Amster Rothstein and Ebenstein, LLP - Intellectual Property Law

IPWATCHDOG turns to Partner, Charles R. Macedo, for comments on Cuozzo Oral Arguments

May 4, 2016

 - IPWatchdog.com, May 4, 2016

On Monday, April 25, 2016, the United States Supreme Court heard oral arguments in Cuozzo Speed Technologies v. Lee, the first case in which the Supreme Court will decide issues relating to inter partes review (IPR) proceedings conducted by the Patent Trial and Appeal Board (PTAB) of the United States Patent and Trademark Office (USPTO).

Charles R. Macedo
Partner, Amster, Rothstein & Ebenstein LLP

The most disturbing aspect of the fact pattern in Cuozzo Speed Technologies v. Lee is the apparent lack of due process and fundamental fairness. The concept that an administrative agency, in this case the Patent Trial and Appeals Board, could perform an ultra vires act (i.e., instituting and then invalidating a patent beyond its statutory authority) and yet not be subject to appellate review is so contrary to notions of due process and fundamental fairness, that it is not surprising that the Supreme Court granted certiorari to hear this case.

NYIPLA advocated that, consistent with the statutory structure of the American Invents Act and notions of due process and fundamental fairness, the Supreme Court should confirm that, the appellate courts may still review after the final written decision whether the PTAB’s decision to invalidate (or not invalidate) a particular challenged claim was consistent with the statute even if an interlocutory appeal of a decision to institute or not to institute is not available. This procedure matches the manner in which an interlocutory decision to deny a motion for summary judgment in litigation would be handled. Although this issue was not discussed much during oral argument, I believe the Supreme Court will recognize that any interpretation of the AIA that falls short of this result violates due process and notions of fairness.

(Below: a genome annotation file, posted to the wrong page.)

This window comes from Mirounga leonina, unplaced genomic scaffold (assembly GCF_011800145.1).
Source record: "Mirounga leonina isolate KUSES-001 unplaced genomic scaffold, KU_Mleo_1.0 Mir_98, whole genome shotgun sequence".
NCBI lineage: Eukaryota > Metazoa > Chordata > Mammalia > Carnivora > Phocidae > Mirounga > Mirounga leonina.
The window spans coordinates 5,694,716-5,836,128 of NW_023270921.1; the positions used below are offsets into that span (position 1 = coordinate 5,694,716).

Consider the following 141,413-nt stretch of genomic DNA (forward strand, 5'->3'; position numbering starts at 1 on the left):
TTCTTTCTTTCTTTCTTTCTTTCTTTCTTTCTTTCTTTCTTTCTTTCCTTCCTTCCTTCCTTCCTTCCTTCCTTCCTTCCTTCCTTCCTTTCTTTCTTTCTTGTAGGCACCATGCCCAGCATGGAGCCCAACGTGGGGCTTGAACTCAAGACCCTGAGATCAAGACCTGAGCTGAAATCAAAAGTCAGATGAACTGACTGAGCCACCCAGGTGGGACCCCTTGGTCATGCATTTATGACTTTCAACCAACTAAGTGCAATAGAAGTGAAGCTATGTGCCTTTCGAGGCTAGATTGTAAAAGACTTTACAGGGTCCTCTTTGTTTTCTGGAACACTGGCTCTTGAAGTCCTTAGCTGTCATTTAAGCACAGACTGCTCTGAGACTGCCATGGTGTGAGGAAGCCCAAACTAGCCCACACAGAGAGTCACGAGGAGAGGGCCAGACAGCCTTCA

With respect to the claim construction issue, I anticipate that the Supreme Court will treat this like any other APA-type issue. It should examine whether the PTAB acted within its statutory authority by adopting a standard typically used in the context of a proceeding where the patent owner is allowed to freely adopt and modify the claims in ongoing proceedings for a proceeding that is substantially more rigid in nature. At oral arguments, the Justices appear to be split on whether the PTAB is more like any other Patent Office proceeding, litigation, or something else. It would not be surprising if the Supreme Court were to find that the adoption of a BRI standard in this context is an abuse of the PTAB’s discretionary authority.


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Mr. Macedo is one of the counsel for the New York Intellectual Property Law Association (NYIPLA). The opinions offered here are his personal opinions and not of the Association, the firm, or its clients. For more on the NYIPLA amicus brief in Cuozzo please see Will SCOTUS Provide Guidance?


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